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Lithium-ion battery fires are a growing public safety concern − here's how to reduce the risk

Apparao Rao, Professor of Physics, Clemson University , Morteza Sabet, Research Assistant Professor of Automotive Engineering, Clemson University , Mihir Parekh, Postdoctoral Fellow in Physics and Astronomy, Clemson University , and Bingan Lu, Associate Professor of Physics and Electronics, Hunan University, The Conversation on

Published in News & Features

In today’s electronic age, rechargeable lithium-ion batteries are ubiquitous. Compared with the lead-acid versions that have dominated the battery market for decades, lithium-ion batteries can charge faster and store more energy for the same amount of weight.

These devices make our electronic gadgets and electric cars lighter and longer-lasting – but they also have disadvantages. They contain a lot of energy, and if they catch fire, they burn until all of that stored energy is released. A sudden release of huge amounts of energy can lead to explosions that threaten lives and property.

As scientists who study energy generation, storage and conversion, and automotive engineering, we have a strong interest in the development of batteries that are energy-dense and safe. And we see encouraging signs that battery manufacturers are making progress toward solving this significant technical problem.

Urban transportation is undergoing a transformative shift toward electrification. As concerns grow in cities around the world about climate change and air quality, electric vehicles have taken center stage.

At the same time, e-bikes and electric scooters are transforming urban transit by providing convenient, low-carbon ways to navigate crowded streets and reduce traffic congestion. From 2010 through 2022, shared e-bikes and e-scooters – those owned by rental networks – accounted for more than half a billion trips in U.S. cities. Privately owned e-bikes add to that total: In 2021, more than 880,000 e-bikes were sold in the U.S., compared with 608,000 electric cars and trucks.

Battery-powered vehicles account for a small share of car fires, but controlling EV fires is difficult. Typically, an EV fire burns at roughly 5,000 degrees Fahrenheit (2,760 Celsius), while a gasoline-powered vehicle on fire burns at 1,500 F (815 C). It takes about 2,000 gallons of water to extinguish a burning gasoline-powered vehicle; putting out an EV fire can take 10 times more.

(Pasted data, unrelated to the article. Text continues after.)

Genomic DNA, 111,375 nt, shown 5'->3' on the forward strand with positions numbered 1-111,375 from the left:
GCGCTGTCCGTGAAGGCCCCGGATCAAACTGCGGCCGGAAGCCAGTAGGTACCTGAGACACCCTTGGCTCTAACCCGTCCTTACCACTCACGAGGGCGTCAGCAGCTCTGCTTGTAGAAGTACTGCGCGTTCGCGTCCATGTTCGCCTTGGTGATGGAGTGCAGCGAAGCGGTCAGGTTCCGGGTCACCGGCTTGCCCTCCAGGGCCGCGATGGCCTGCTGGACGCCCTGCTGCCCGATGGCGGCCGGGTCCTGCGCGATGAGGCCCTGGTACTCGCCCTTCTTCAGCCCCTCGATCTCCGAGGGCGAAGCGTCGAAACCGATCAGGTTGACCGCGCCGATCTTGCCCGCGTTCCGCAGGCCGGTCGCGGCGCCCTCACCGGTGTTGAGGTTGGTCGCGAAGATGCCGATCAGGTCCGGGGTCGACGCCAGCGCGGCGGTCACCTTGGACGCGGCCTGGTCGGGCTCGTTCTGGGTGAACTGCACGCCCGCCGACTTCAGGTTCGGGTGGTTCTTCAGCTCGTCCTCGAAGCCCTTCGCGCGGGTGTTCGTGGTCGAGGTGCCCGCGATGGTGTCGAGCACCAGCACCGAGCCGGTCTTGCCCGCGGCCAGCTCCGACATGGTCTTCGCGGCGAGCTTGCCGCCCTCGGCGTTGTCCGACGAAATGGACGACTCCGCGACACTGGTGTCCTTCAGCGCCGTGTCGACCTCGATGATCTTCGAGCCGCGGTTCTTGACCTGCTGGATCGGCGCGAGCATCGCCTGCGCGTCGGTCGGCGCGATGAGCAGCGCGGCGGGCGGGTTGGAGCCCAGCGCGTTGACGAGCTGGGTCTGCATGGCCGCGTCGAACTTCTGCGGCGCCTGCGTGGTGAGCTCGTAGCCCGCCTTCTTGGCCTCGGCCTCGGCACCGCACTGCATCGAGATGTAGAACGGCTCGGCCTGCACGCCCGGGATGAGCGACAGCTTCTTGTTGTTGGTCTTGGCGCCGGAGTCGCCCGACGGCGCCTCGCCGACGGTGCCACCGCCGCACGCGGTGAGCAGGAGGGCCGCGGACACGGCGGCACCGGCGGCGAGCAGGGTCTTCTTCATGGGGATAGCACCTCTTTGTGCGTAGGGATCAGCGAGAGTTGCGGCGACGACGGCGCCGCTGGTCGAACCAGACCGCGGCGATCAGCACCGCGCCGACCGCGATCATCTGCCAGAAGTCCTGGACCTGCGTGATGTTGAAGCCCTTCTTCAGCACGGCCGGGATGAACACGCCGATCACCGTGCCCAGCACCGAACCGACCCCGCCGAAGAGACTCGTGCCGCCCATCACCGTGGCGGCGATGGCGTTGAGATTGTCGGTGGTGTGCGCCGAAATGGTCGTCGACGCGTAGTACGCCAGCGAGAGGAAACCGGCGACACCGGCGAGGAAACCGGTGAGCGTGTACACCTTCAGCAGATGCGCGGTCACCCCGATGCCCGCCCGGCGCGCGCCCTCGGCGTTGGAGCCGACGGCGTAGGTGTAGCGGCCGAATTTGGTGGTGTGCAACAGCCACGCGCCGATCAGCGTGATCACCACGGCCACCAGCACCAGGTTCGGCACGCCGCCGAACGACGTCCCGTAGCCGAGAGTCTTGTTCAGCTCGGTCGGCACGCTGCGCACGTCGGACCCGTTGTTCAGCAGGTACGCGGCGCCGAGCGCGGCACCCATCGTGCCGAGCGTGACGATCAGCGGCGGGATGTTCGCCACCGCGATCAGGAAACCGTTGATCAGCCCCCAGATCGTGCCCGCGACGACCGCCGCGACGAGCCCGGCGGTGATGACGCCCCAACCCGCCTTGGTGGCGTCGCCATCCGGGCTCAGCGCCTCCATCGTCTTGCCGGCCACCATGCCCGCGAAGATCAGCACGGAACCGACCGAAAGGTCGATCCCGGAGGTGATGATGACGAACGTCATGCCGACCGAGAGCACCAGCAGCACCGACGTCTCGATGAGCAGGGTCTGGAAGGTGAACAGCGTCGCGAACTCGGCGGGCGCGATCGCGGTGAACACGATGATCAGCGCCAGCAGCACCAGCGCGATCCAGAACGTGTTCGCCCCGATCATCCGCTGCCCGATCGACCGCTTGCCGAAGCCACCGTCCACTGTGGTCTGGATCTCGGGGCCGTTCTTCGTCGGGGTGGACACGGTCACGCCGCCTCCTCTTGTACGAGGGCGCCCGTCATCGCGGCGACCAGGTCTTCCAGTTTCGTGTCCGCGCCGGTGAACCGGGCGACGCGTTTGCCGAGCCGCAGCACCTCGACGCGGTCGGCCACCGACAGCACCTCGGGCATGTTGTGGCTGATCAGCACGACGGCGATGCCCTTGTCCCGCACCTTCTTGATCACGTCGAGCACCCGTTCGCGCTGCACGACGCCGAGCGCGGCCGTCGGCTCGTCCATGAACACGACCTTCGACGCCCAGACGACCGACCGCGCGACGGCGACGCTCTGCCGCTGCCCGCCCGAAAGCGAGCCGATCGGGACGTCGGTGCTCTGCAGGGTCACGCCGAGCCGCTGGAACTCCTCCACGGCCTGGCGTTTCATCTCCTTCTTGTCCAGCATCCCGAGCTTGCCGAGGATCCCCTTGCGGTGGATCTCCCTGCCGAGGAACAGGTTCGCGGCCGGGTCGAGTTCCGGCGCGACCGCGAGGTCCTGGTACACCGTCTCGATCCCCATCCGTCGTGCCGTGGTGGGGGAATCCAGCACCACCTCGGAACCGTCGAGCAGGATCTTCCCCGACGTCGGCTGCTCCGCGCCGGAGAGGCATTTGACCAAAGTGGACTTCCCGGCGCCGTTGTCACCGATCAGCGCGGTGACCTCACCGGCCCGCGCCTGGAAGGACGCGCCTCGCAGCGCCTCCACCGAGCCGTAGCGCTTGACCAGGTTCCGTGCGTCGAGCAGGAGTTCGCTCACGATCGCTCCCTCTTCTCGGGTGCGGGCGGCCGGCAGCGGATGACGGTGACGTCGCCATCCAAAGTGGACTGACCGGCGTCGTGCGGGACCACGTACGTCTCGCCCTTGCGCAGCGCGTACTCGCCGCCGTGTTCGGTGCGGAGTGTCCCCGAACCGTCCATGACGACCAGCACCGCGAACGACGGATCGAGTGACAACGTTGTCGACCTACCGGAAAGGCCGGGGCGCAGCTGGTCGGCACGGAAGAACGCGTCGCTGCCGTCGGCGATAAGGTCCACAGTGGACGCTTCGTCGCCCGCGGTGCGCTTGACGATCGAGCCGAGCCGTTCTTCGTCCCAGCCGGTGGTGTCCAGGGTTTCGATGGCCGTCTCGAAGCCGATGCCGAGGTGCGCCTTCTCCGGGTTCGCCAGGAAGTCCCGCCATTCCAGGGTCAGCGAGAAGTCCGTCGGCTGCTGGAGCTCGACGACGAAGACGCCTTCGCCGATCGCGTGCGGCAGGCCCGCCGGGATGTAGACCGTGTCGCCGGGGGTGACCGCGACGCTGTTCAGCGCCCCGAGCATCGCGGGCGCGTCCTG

This is a major concern in large cities where electric vehicles are popular. Fire departments in New York City and San Francisco report handling more than 660 fires involving lithium-ion batteries since 2019. In New York City, these fires caused 12 deaths and more than 260 injuries from 2021 through early 2023. Clearly, there is a need for safer handling and charging practices, as well as technical improvements to batteries.

To understand lithium-ion battery fires, it’s important to know some basics. A battery holds chemicals that contain energy, with a separator between its positive and negative electrodes. It works by converting this energy into electricity.

The two electrodes in a battery are surrounded by an electrolyte – a substance that allows an electrical charge to flow between the two terminals. In a lithium-ion battery, for example, lithium ions carry the electric charge. When a device is connected to a battery, chemical reactions take place on the electrodes and create a flow of electrons in the external circuit that powers the device.

Cellphones and digital cameras can operate on a single battery, but an electric car needs much more energy and power. Depending on its design, an EV may contain dozens to thousands of single batteries, which are known as cells. Cells are clustered together in sets called modules, which in turn are assembled together in packs. A standard EV will contain one large battery pack with many cells inside it.


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